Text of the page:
2. Respondents who choose a score of 7 or 8 are Passives.

Passives are respondents who are rather indifferent toward the company. They aren’t likely to speak badly of the company, nor are they likely to speak well of it; corresponding to the name, these set of customers are passive in regard to spreading the word of their experience with the company. They may like the company but perhaps not enough to recommend it to others.

3. Respondents who choose a score between 0 to 6 are Detractors.

Detractors are the most damaging to a company’s reputation and brand image. These customers are not satisfied with the company or its products, and likely have nothing positive to say about it. Detractors may also dissuade potential customers from purchasing from the company.

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NPS® Score Calculation

After all survey respondents are categorized into the three groups, the following formula is used to calculate the company’s NPS® score:

NPS® = % of promoters – % of detractors

NPS® scores range between -100 and 100. 

What is a good NPS® score?

There are two ways to interpret an NPS® score: the absolute method and the relative method. 

In the absolute method, any positive score (scores above zero) are thought to be good as it means the company has more promoters than detractors. On the other hand, negative scores (scores below zero) are interpreted as bad as the result when the company has more detractors than promoters.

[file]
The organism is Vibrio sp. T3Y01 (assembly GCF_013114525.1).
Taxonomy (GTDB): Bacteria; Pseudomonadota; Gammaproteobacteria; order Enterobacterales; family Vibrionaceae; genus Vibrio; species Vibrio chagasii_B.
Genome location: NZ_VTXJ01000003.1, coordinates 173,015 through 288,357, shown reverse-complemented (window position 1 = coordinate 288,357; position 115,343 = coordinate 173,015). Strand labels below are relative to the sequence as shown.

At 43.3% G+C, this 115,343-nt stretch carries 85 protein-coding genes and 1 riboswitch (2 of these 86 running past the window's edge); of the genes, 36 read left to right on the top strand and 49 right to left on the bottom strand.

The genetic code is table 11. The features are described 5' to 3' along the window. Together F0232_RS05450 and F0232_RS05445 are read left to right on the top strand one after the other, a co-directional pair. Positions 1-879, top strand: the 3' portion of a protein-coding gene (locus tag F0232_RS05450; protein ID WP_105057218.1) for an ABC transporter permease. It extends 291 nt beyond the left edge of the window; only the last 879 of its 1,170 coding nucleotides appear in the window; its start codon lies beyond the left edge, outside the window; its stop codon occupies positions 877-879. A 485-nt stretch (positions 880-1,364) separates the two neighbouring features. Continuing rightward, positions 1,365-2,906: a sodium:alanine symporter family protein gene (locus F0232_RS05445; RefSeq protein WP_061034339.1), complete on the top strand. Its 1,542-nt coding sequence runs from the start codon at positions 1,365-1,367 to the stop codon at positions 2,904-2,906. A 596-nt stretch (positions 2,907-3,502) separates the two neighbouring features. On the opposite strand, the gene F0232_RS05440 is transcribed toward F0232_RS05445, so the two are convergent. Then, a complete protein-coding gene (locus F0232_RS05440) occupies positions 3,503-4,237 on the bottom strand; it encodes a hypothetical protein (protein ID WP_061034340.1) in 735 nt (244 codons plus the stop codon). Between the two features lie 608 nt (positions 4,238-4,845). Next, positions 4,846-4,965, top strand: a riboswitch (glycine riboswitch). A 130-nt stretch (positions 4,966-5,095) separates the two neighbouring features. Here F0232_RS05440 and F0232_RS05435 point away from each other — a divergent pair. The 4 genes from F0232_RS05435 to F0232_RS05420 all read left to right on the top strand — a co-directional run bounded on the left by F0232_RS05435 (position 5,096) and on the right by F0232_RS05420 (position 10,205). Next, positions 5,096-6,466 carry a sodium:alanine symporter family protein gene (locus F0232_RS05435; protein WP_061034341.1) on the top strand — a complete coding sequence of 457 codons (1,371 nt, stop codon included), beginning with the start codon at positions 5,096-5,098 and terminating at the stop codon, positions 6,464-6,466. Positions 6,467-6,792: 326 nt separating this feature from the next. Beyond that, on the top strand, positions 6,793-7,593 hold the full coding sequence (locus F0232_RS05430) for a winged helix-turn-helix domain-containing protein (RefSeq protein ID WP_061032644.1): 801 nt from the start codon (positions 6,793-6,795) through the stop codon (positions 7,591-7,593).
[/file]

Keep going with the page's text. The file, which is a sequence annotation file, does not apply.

The relative method interprets the score relative to the industry standard/benchmarks. For example, if a tech company has an NPS® score of 45 while the industry standard is 50, then they have a bad NPS® score. However, if they have an NPS® score of 60 while the industry standard is 50, then the company has a good NPS® score.

Types of NPS® Surveys

There are two main types of NPS® surveys: Relationship surveys and transactional surveys.

Relationship surveys are sent to customers on an interval basis, for example, monthly or half-yearly. Transactional surveys, on the other hand, are sent to customers after key interactions with the company. Transactional surveys tend to be more focused on identifying a degree of customer satisfaction, whereas relationship surveys are more focused on identifying a degree of customer loyalty.